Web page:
Share
Commentary

Another One: North Carolina Official Urges People To Stay Home, Admits She's Traveling in Same Speech

Share

I don’t know Mecklenburg County, North Carolina Manager Dena Diorio, but I have to imagine in any other year, being mentioned in the same breath as California Gov. Gavin Newsom would probably have made her day.

It’s 2020, however, and you know what that means: Diorio is a local official who wants you to follow strict COVID guidelines she’s not particularly keen on following herself.

According to WFAE-FM, Diorio was one of numerous officials in Mecklenburg County — home to Charlotte — urging residents to stay at home this Christmas.

Preferably with members of your own family, 16 feet apart and wearing masks and Snuggies. I made most of that up, but you could read between the lines and tell that was the context.

“For this holiday season, we ask that you stay home and only be around those who you live with,” she said at a media briefing Monday.

Trending:
$181 Million Settlement Means Americans in 24 States Who Bought Chicken Between 2009 and 2020 Could Be Eligible for Payout

She added that COVID-19 was “very widespread” in the area. Holiday gatherings, she said, are “some of the most dangerous places to be.”

When asked about her plans for Christmas, however, she admitted she would neither be staying home nor limiting her interactions to the people she lives with. Instead, she’d be in one of “the most dangerous places to be.”

Queried about her holiday plans, Diorio told a reporter that she would be “traveling by car to Durham to see some close family, a small group.”

She was pressed about this later in the news conference: “Isn’t that what we’re not supposed to be doing, by spending only time with people that we actually live with?” a reporter asked

Do you plan to gather with family for Christmas?

“I know who the family is. I know where they spend their time so I feel comfortable making that trip,” Diorio said.

“It’s two people in a household. It’s not a group. It’s a very small number of people and I feel very confident about their safety.”

“So do you recommend that for everyone?” the reporter asked.

“You said you feel comfortable with them even though you’re not with them 24/7, obviously, and most people aren’t doing that with their family, I mean, don’t live with them 24/7 either.”

“I don’t know that you can speak for most people,” Diorio said, “but I’m making a personal decision based on information that I have, and so that’s the decision that I’ve made and I think everybody needs to do the same.”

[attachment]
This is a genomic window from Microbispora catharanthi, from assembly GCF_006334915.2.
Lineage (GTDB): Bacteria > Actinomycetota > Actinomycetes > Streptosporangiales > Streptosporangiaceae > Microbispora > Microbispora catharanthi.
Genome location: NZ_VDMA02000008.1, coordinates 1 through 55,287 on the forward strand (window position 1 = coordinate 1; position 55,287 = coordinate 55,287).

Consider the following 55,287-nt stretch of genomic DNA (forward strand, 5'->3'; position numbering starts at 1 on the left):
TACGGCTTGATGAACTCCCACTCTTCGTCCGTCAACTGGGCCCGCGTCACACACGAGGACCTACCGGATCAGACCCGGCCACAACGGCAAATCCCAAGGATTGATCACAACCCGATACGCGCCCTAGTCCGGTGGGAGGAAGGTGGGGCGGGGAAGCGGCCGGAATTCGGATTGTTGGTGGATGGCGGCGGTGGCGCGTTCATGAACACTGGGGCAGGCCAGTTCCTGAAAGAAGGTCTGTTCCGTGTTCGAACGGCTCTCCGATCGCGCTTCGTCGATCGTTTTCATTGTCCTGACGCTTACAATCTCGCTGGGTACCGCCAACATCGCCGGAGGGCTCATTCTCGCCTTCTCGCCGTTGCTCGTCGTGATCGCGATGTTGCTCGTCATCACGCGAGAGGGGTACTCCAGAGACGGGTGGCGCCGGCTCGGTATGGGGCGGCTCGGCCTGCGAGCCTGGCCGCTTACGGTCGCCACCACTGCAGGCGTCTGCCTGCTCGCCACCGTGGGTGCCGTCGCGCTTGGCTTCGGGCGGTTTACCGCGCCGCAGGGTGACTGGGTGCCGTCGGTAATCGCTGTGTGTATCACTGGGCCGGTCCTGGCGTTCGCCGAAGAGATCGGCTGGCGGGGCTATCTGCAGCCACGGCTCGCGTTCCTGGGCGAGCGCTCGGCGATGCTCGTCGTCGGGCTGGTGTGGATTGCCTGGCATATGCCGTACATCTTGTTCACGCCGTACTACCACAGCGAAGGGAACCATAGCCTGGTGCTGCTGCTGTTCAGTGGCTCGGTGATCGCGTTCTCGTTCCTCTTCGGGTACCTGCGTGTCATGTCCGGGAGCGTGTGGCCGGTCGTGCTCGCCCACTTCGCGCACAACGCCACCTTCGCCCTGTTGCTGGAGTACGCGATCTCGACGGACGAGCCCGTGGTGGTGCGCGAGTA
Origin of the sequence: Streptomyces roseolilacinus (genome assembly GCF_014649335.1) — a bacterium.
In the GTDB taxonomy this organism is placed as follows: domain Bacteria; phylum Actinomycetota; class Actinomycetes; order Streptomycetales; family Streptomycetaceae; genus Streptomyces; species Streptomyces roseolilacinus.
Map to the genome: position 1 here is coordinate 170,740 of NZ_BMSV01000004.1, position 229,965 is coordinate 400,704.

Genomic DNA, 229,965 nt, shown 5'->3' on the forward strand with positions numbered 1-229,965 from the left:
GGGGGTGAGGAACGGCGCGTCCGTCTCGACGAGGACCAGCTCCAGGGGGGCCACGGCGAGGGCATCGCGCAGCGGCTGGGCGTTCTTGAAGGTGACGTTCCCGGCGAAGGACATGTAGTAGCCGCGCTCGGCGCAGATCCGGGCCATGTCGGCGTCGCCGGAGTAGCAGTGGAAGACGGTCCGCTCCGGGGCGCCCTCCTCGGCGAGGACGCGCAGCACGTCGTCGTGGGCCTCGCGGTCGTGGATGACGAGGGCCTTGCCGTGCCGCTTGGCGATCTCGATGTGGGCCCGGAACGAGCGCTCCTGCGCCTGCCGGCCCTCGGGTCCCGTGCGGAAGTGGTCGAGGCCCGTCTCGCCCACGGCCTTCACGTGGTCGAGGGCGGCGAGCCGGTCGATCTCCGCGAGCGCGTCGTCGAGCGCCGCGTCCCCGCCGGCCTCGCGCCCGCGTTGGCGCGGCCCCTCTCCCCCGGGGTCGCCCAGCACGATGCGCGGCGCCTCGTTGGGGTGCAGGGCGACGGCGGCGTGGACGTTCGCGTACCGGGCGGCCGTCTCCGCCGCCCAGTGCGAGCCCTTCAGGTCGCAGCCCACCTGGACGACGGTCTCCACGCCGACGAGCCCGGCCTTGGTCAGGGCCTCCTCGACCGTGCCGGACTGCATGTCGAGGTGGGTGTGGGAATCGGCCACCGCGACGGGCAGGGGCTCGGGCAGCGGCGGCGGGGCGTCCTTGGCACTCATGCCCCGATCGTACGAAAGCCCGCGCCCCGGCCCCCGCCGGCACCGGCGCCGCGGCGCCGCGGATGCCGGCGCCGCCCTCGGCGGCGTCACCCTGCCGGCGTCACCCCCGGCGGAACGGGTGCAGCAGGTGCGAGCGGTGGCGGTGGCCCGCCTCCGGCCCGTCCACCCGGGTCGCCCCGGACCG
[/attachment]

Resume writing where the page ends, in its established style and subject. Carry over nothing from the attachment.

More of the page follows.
Related:
GOP Rep Formally Requests Cabinet Invoke 25th Amendment to Remove Biden from Office

The exchange begins at roughly 30:00 through this slog of a virtual media conference.

So here’s how you know that your Christmas gathering is safe:

  1. You know who the family is.
  2. It involves a small number of people.
  3. You’re making a “personal decision.”
  4. You think you know where they spend their time.

Except that could be true for everyone in Mecklenburg County. So, in short, what Diorio is really saying is that she has the kind of discernment the people who ought to be staying home for the holiday don’t have.

After all, if they had that kind of discernment, they’d be a high-ranking local official — right?

It’s not that this is anything new. There was Denver Democratic Mayor Michael Hancock, who tweeted this just 30 minutes before boarding a flight home to Mississippi for Thanksgiving:

And then there’s California Democratic Gov. Gavin Newsom, whose state has some of the strictest lockdown measures in the nation, yet who still found time to attend a birthday party which seemed to have no social distancing or masks last month:

Of course, being in this august company would have thrilled Diorio not so long ago. Now, one guesses, she’s rueing the association.

Truth and Accuracy

Submit a Correction →



loading

We are committed to truth and accuracy in all of our journalism. Read our editorial standards.

Tags:
, , , , , ,
Share
C. Douglas Golden is a writer who splits his time between the United States and Southeast Asia. Specializing in political commentary and world affairs, he's written for Conservative Tribune and The Western Journal since 2014.
C. Douglas Golden is a writer who splits his time between the United States and Southeast Asia. Specializing in political commentary and world affairs, he's written for Conservative Tribune and The Western Journal since 2014. Aside from politics, he enjoys spending time with his wife, literature (especially British comic novels and modern Japanese lit), indie rock, coffee, Formula One and football (of both American and world varieties).
Birthplace
Morristown, New Jersey
Education
Catholic University of America
Languages Spoken
English, Spanish
Topics of Expertise
American Politics, World Politics, Culture




loading

Conversation